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Meet Molly Matalon, a prolific young photographer and recent graduate of the School of Visual Arts. Only 23 years old, Molly has already hit the ground running and made quite the name for herself with her slick frankness and incredible eyebrow game. I sat down with Molly and asked her a few questions about making it as a female photographer and her tips and tricks of the trade. 

Tell us a little bit about yourself?

Hi, I’m a 23-year-old photographer and lady living in Brooklyn, NY. I’m originally from Boca Raton, Florida. I just graduated from the School of Visual Arts in May with a BFA in photography. I really like eating peaches in San Francisco and watching the sunset. I go to sleep before 11p.m. almost every night.

What was your experience like navigating art school as a female student?

I spent a lot of time looking at work that students were making and thinking, “I wish a woman was taking these pictures”. But I didn’t have a bad experience as a female student, I rarely felt lesser or that I was out-numbered. It’s interesting to me that there are a lot of female students in the photography program but the ‘real world’ is predominantly male… I’m still trying to figure out what happens in the transition period. 

How has life post-graduation been going? What are you working on at the moment?

Things have been a little difficult, having a hard time assimilating to a schedule where I don’t meet twice a week to have a critique. Luckily I have a tight knit group of friends here that I graduated with who are hustling so hard and are always thinking. I have been having a lot of meetings and have been trying to land editorial gigs. At the moment I am working on a project with my close friend Damien Maloney.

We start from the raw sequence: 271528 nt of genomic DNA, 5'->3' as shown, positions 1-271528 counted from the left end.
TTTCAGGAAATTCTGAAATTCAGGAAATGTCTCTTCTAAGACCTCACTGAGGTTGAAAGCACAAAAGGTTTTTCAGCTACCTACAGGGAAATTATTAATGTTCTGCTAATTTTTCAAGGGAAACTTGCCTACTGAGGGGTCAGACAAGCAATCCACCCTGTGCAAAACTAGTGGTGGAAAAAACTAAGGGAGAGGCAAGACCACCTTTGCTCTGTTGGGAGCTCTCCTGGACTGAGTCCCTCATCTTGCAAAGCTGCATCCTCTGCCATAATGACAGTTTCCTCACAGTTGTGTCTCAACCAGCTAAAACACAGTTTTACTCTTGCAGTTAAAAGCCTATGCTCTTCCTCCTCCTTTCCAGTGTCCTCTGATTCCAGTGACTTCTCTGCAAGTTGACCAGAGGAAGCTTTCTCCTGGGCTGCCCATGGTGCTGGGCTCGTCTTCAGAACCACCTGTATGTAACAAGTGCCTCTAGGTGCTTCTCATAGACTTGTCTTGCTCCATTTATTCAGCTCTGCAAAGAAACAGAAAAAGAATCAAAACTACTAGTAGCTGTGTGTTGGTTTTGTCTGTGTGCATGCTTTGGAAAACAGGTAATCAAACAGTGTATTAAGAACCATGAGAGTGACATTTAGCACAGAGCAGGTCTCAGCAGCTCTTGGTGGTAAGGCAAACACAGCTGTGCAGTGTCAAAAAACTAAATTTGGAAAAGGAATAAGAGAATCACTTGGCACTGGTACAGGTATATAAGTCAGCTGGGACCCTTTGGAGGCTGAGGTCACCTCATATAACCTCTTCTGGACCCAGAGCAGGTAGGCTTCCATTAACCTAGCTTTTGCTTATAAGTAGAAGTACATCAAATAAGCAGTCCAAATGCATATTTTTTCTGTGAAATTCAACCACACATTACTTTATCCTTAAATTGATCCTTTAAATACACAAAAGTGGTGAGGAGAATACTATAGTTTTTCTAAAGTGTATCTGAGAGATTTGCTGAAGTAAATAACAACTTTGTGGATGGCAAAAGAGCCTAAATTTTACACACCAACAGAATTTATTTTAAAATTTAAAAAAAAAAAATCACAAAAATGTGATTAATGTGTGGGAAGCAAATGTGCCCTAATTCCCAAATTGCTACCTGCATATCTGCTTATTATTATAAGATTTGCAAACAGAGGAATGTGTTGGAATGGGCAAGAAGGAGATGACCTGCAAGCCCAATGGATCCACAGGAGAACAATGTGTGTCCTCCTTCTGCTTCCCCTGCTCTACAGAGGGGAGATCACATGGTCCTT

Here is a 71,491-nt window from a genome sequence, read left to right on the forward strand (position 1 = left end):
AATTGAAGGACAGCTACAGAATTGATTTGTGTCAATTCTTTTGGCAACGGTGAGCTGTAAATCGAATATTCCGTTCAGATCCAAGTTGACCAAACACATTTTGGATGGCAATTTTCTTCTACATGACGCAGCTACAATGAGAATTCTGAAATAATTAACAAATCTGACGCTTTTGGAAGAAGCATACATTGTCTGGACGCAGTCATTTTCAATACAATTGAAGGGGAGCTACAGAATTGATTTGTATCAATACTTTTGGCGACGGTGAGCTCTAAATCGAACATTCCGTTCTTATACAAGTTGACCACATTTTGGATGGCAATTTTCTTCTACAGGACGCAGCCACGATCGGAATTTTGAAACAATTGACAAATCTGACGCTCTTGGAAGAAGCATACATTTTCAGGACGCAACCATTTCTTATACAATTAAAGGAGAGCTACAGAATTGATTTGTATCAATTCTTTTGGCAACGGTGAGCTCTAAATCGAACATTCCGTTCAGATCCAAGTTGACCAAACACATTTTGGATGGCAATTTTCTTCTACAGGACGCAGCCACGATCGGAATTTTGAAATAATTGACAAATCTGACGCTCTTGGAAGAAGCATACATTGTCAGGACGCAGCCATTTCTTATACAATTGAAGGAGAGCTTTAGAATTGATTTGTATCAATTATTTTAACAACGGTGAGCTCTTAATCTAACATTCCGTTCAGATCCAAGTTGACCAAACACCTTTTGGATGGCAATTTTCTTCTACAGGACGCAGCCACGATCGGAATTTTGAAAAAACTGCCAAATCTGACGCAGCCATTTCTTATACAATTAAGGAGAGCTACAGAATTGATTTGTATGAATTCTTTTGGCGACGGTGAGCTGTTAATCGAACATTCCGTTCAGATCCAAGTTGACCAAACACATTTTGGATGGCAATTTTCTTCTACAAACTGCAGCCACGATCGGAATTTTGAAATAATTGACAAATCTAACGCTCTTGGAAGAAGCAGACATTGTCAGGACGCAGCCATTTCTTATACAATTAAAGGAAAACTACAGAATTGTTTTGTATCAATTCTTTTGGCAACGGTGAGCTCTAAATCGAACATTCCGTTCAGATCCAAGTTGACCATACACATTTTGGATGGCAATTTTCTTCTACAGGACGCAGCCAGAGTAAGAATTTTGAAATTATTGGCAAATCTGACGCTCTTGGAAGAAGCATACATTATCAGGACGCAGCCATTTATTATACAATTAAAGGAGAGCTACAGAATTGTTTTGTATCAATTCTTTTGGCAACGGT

What is your favorite camera to shoot with?

Mamiya rz67.

Do you remember the first image you shot, or perhaps the first image you shot and loved?

One of the first pictures I shot and loved was in high school on a 35mm camera it was black and white and of my childhood friend Skylar. In the picture, she is sitting in grass in my backyard. I remember she was wearing checkered vans and some punk band tee and the wind was blowing through her hair. 

What made you want to pursue photography?

The first magazine I had a subscription to was Rolling Stone, and I spent my teen years looking at Diane Arbus’ pictures, and my aunt is an artist. Something in the mix of those things made me want to pursue photography even though I was very unsure of what that entailed. 

Tell us about your series 'Mom'?

My mom and I had a very rough relationship for a lot of my life. I began photographing in my home and my family members and eventually just strictly shooting my mom. It made her feel important (and still does) because she knows I love photography and I was taking all of these pictures of her. Although the work is very specific to my mom, to me the work is about women and place. What do women look like in 2014 and what does a mother look like? South Florida is a very particular place about upkeep and image; I’m interested in how people begin to mirror the place they live.

What is your preferred subject?

I really like to take pictures of people’s parents and also I like to take pictures of seashells. Right now I really would love to get hired to shoot portraits of boring white men.

What advice would you give to young women interested in pursuing photography and cracking into the industry?

You have to work really hard and be passionate and professional. Don’t ever be afraid to email anyone. 

 

To see more of Molly’s work, visit her website

 

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